5.  Yet, the female, (through meiosis and polar body), throws off the 23 chromosomes that are contaminated with the OSN, leaving 23 uncontaminated chromosomes prior to fertilization. All the other cells in the female body are contaminated by the OSN; the ovum prior to fertilization is the only exception. That is why Mary was not without sin. She had an OSN.

6.  Although both the man and the woman in the garden were equally guilty, the woman’s sin of ignorance was the reason she became the bearer of the embryo, 1 Tim 2:13-15.

7.  While both man and woman are carriers of the OSN, only the man can transmit it through the fertilization of the female ovum.

8.  Since, it is only the male’s 23 chromosomes that carry the OSN and not the female’s, this means that if a woman could have a virgin pregnancy, (i.e., if her ovum could be fertilized apart from male copulation), the progeny could be born into the world without an OSN. Being born without an Old Sin Nature, Adam’s original sin could not be imputed to that person, there being no affinity required for this imputation.

9.  Therefore, Christ being born without an OSN meant there was no imputation of Adam’s original sin to our Lord. He was born physically and spiritually alive with no OSN and no original sin imputation.

10.  This was how our Lord was born as the last Adam, 1 Cor 15:45. The first Adam was created perfect (without sin); the last Adam, Jesus Christ, was born perfect (without sin). So, Jesus Christ was in like form as Adam before the fall.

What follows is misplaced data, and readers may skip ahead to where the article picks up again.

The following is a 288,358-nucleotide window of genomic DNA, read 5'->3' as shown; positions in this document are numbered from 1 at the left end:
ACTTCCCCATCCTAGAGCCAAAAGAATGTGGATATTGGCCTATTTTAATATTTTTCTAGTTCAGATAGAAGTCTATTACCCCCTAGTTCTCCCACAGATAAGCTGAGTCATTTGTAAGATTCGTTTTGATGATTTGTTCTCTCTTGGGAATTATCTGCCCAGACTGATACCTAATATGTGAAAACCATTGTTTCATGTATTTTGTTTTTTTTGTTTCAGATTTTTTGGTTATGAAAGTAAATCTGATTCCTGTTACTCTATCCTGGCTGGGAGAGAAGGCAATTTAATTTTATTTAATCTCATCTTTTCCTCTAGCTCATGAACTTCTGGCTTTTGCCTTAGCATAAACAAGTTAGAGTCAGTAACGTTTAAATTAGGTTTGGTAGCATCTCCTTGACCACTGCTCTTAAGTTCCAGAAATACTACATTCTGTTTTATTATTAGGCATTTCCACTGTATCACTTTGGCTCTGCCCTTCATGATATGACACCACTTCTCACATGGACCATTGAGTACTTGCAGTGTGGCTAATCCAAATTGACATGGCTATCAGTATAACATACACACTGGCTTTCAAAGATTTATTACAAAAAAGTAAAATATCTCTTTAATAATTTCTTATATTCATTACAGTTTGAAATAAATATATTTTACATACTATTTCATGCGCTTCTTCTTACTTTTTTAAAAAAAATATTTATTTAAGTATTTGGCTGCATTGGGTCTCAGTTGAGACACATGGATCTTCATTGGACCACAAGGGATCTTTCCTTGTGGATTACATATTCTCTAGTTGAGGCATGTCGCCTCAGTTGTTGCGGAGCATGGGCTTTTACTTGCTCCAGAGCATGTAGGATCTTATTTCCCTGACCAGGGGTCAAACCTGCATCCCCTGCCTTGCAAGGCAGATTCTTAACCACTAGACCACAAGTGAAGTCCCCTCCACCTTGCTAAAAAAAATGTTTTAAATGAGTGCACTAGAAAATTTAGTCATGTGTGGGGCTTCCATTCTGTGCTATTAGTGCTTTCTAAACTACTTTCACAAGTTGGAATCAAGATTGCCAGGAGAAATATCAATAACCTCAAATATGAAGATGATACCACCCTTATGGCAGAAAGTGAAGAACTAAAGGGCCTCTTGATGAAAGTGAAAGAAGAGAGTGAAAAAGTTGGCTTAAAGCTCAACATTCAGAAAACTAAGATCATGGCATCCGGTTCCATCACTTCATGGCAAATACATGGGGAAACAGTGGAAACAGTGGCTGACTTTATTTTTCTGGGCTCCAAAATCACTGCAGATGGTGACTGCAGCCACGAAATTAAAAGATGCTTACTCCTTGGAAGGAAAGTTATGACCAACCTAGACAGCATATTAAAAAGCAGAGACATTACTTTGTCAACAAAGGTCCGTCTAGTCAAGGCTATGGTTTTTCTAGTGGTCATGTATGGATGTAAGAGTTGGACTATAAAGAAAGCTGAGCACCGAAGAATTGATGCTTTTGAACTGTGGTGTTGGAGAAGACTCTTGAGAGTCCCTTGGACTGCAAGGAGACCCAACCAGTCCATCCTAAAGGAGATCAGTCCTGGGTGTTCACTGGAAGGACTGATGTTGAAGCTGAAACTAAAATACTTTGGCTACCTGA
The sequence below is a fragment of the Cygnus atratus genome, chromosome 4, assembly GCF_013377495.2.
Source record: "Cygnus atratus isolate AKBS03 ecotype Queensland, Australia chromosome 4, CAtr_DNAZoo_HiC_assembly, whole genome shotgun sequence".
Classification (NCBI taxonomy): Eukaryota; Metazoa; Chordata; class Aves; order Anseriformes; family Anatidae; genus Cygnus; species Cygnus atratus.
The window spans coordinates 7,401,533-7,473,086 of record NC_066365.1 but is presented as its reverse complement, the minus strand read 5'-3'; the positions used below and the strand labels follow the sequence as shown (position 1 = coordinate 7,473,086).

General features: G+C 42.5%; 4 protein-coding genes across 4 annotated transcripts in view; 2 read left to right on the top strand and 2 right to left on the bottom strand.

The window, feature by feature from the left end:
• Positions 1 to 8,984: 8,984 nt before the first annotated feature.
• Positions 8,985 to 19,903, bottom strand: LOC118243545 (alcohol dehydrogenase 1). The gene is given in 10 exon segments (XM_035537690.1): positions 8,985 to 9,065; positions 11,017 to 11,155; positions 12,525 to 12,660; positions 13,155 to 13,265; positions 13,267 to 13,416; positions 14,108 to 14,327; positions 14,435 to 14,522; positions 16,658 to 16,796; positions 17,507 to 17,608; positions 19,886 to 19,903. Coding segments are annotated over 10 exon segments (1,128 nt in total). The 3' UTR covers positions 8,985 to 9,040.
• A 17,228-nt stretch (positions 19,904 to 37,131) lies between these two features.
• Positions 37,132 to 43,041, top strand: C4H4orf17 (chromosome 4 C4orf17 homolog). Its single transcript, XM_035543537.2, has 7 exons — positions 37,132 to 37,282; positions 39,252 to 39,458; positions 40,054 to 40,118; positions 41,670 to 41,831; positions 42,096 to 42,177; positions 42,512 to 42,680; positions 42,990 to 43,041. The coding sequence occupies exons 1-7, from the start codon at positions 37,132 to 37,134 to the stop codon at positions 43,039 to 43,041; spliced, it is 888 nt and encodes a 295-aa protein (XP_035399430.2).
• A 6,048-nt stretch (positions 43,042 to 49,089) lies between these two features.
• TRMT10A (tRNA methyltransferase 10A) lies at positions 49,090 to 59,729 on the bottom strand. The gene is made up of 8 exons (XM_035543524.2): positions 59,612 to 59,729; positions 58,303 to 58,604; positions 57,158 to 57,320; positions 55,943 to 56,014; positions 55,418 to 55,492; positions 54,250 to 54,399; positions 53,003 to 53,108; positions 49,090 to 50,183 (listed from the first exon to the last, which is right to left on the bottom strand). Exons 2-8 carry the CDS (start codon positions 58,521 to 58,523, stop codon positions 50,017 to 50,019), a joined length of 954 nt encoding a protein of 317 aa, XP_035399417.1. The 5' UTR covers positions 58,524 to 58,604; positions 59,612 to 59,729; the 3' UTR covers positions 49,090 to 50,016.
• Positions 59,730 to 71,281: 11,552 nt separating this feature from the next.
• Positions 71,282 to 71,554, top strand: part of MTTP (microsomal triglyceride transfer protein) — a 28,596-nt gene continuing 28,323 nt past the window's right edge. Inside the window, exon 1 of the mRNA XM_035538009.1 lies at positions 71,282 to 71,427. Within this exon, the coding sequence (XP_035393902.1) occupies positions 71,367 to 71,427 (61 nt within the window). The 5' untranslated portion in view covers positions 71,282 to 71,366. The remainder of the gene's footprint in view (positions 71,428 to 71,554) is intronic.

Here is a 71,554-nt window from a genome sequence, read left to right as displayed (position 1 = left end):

1 Cor 15:45, “So also it is written, “The first Man, Adam, became a living soul.” The last Adam became a life-giving spirit.”

11.  Remember that while Mary was a virgin, she was not perfect or impeccable. Only her virgin‑born son was absolutely perfect at birth. And, Mary did not remain perpetually as a virgin. She had other children Mat 13:55-56; 12:46; Mark 6:3.

12.  Therefore, it is the virgin birth that is the basis for redemption, because it provided the world with a perfect human being, the only one qualified to be judged for the sins of the world, Heb 9:15-16.

Heb 9:15, “For this reason He is the mediator of a new covenant, so that, since a death has taken place for the redemption of the transgressions that were committed under the first covenant, those who have been called may receive the promise of the eternal inheritance. 16For where a covenant is, there must of necessity be the death of the one who made it.”

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If you would like more information on this subject, you may watch/listen to lesson:
# 18-132, 18-133, & 18-134

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If you have never accepted Jesus Christ as your Lord and Savior, I am here to tell you that Jesus loves you. He loves you so much that He gave His life for you. God the Father also loves you. He loves you so much that He gave His only Son for you by sending Him to the Cross. At the Cross Jesus died in your place. Taking upon Himself all of your sins and all of my sins. He was judged for our sins and paid the price for our sins. Therefore, our sins will never be held against us.

Right where you are, you now have the opportunity to make the greatest decision in your life. To accept the free gift of salvation and eternal life by truly believing that Jesus Christ died for your sins and was raised on the third day as the proof of the promise of eternal life. So right now, you can pause and reflect on what Christ has done for you and say to the Father:

“Yes Father, I believe that Your Son, Jesus Christ,
died on the cross for the forgiveness of my sins.”

If you have done that, I welcome you to the eternal Family of God!